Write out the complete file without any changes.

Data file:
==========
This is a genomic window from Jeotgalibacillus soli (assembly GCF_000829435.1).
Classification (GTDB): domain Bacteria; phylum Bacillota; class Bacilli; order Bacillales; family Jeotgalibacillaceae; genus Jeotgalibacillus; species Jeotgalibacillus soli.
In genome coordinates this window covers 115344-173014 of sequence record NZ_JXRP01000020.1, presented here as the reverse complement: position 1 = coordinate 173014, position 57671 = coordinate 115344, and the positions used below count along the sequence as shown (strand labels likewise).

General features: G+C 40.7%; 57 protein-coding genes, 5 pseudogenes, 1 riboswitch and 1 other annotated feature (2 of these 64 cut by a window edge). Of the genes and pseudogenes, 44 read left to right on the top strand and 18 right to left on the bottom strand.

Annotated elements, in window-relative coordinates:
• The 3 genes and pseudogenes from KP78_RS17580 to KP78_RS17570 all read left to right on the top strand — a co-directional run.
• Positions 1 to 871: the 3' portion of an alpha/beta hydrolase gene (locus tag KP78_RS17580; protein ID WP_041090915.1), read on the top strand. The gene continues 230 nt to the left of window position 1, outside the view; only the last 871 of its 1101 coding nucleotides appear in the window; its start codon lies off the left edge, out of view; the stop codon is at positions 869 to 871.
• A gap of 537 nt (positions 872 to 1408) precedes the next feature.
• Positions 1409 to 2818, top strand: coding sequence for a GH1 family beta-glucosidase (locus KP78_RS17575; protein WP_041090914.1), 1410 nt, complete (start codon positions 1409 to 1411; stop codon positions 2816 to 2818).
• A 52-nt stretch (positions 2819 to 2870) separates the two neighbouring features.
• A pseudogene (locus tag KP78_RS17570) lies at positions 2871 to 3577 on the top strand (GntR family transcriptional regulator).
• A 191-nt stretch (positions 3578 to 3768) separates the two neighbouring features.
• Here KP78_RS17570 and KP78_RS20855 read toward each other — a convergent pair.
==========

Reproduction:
This is a genomic window from Jeotgalibacillus soli (assembly GCF_000829435.1).
Classification (GTDB): domain Bacteria; phylum Bacillota; class Bacilli; order Bacillales; family Jeotgalibacillaceae; genus Jeotgalibacillus; species Jeotgalibacillus soli.
In genome coordinates this window covers 115344-173014 of sequence record NZ_JXRP01000020.1, presented here as the reverse complement: position 1 = coordinate 173014, position 57671 = coordinate 115344, and the positions used below count along the sequence as shown (strand labels likewise).

General features: G+C 40.7%; 57 protein-coding genes, 5 pseudogenes, 1 riboswitch and 1 other annotated feature (2 of these 64 cut by a window edge). Of the genes and pseudogenes, 44 read left to right on the top strand and 18 right to left on the bottom strand.

Annotated elements, in window-relative coordinates:
• The 3 genes and pseudogenes from KP78_RS17580 to KP78_RS17570 all read left to right on the top strand — a co-directional run.
• Positions 1 to 871: the 3' portion of an alpha/beta hydrolase gene (locus tag KP78_RS17580; protein ID WP_041090915.1), read on the top strand. The gene continues 230 nt to the left of window position 1, outside the view; only the last 871 of its 1101 coding nucleotides appear in the window; its start codon lies off the left edge, out of view; the stop codon is at positions 869 to 871.
• A gap of 537 nt (positions 872 to 1408) precedes the next feature.
• Positions 1409 to 2818, top strand: coding sequence for a GH1 family beta-glucosidase (locus KP78_RS17575; protein WP_041090914.1), 1410 nt, complete (start codon positions 1409 to 1411; stop codon positions 2816 to 2818).
• A 52-nt stretch (positions 2819 to 2870) separates the two neighbouring features.
• A pseudogene (locus tag KP78_RS17570) lies at positions 2871 to 3577 on the top strand (GntR family transcriptional regulator).
• A 191-nt stretch (positions 3578 to 3768) separates the two neighbouring features.
• Here KP78_RS17570 and KP78_RS20855 read toward each other — a convergent pair.